The United States-Mexico-Canada Agreement provides a framework to grant professional immigrants visas.
Brain Drain: Many Mexican Professionals Head Elsewhere
Seventy-eight percent of United States adults “support encouraging highly-skilled people to immigrate and work in the U.S.,” PEW Research Center estimated in 2019 — but what is the story like on the other side of the border?
“Brain drain” is a problem in Mexico.
The media coined the concept of “brain drain” in the 1960s to refer to the trend of professionals earning degrees in their home countries and moving to other places to continue their training or work. In their host countries, they usually embark on research or find better job opportunities than those they could have hoped for at home.
“It is also known as a talent drain, and it occurs when people with high academic training emigrate to other countries in search of opportunities. They do it mainly for economic and professional reasons,” said Manuel Salinas, a retired professor and researcher at the Universidad Veracruzana in Mexico.
Various factors play into the brain drain phenomenon, ranging from education, the economy, professional growth and the lack of opportunities in developing countries, said Salinas.
In Mexico, more than half a million professionals fall into this category, according to data published by the Organization for Economic Co-operation and Development and Mexico’s Ministry of Public Education in 2008.
The World Bank estimates that in 2011, around 400,000 Mexican professionals lived in the U.S., many working as executives of large tech companies.
“There are three very important causes of talent drain,” said Salinas, noting that the first is “lack of opportunities.
“This one is the most important [cause], and it encompasses everything,” he said. “Then we have economic motivations. Usually, the pay for the same job is lower in migrants’ countries of origin compared to that of wealthier nations.”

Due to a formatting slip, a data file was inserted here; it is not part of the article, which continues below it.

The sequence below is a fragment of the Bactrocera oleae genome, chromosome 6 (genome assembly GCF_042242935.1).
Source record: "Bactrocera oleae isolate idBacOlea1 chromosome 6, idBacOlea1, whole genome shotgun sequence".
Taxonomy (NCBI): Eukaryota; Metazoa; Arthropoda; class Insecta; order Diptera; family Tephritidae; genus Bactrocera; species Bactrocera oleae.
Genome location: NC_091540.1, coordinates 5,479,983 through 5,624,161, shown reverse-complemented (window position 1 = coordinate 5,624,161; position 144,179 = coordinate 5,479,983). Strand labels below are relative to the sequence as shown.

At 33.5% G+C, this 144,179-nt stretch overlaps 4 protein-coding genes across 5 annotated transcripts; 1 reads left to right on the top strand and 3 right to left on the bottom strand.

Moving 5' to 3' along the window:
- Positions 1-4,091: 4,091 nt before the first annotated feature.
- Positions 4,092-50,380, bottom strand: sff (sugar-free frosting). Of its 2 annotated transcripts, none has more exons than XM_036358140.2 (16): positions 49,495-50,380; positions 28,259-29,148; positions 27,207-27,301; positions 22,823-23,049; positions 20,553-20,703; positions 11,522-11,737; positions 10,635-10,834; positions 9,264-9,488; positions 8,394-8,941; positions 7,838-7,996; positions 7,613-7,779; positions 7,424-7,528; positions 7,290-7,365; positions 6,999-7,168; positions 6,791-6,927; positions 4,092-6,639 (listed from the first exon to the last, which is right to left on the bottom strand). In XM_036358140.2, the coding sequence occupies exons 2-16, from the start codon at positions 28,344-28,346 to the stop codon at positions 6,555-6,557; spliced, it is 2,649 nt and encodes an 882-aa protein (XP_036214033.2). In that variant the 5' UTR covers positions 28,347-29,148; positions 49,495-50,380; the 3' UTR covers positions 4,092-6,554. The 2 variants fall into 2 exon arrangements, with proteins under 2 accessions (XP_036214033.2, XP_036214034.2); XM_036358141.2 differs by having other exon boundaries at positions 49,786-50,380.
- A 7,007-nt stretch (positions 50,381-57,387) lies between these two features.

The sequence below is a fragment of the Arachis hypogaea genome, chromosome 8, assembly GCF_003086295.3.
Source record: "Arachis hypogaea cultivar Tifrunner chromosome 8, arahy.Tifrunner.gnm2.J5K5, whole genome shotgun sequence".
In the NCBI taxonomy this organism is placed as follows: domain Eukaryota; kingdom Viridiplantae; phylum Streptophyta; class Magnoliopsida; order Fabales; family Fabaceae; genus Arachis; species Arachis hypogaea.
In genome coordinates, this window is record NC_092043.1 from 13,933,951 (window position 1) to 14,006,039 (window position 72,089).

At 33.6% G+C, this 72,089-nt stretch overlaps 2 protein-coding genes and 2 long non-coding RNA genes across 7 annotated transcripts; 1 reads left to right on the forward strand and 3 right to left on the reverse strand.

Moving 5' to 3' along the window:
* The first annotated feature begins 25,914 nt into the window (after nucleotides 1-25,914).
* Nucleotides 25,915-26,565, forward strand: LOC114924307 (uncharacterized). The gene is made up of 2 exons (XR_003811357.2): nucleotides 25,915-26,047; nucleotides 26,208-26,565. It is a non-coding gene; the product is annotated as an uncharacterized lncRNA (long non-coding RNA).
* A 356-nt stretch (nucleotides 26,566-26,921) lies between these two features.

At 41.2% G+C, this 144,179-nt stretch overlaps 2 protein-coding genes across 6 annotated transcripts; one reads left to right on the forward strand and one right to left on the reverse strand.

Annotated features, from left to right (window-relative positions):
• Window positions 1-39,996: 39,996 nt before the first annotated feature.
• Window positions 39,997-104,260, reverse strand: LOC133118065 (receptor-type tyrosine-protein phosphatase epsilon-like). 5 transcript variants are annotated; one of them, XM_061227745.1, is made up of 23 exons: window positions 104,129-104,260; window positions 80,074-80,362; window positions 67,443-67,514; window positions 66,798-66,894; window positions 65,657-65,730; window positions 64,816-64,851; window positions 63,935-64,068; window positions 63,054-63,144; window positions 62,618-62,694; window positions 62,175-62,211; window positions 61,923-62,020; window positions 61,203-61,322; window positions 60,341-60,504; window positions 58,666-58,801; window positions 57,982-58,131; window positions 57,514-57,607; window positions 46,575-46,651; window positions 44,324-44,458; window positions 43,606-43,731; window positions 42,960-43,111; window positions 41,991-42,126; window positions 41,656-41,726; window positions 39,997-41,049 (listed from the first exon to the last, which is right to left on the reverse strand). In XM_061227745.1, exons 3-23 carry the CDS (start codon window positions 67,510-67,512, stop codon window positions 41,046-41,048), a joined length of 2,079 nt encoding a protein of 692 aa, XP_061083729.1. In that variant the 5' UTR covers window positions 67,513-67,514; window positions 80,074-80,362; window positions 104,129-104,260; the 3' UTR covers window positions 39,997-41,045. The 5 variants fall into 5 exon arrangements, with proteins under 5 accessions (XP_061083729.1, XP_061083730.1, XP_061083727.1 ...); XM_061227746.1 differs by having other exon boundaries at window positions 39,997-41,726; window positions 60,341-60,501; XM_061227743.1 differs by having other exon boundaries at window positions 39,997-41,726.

The third and final reason, according to Salinas, is “professional motivation, because many [migrants] feel that in their countries of origin there are no opportunities to grow.”
Highly-skilled migration from Mexico to the U.S. grew substantially in the 20th century, as the North American Free Trade Agreement (NAFTA) provided a framework to grant visas to professional immigrants, including scientists, university professors, economists, architects, computer system analysts and engineers.
Foreign professionals mainly traveled to the U.S. in the 1990s when NAFTA was first signed. The New United States-Mexico-Canada Agreement — signed in 2020 to replace NAFTA — covers professional migrants as well.
But today, the U.S. is not the only option for Mexican professionals.
“Now we see countries like Canada, Germany and the Netherlands offering support to Mexicans who would like to work there,” said the professor. “This is also because Mexicans are recognized internationally as hard workers, not only in crops but in opportunities ranging from cleaning to science.”
While experts seek possible solutions to Mexico’s brain drain problem, Salinas has seen his best students migrate for job opportunities that they cannot turn down.
(Translated and edited by Gabriela Olmos. Edited by Carlin Becker)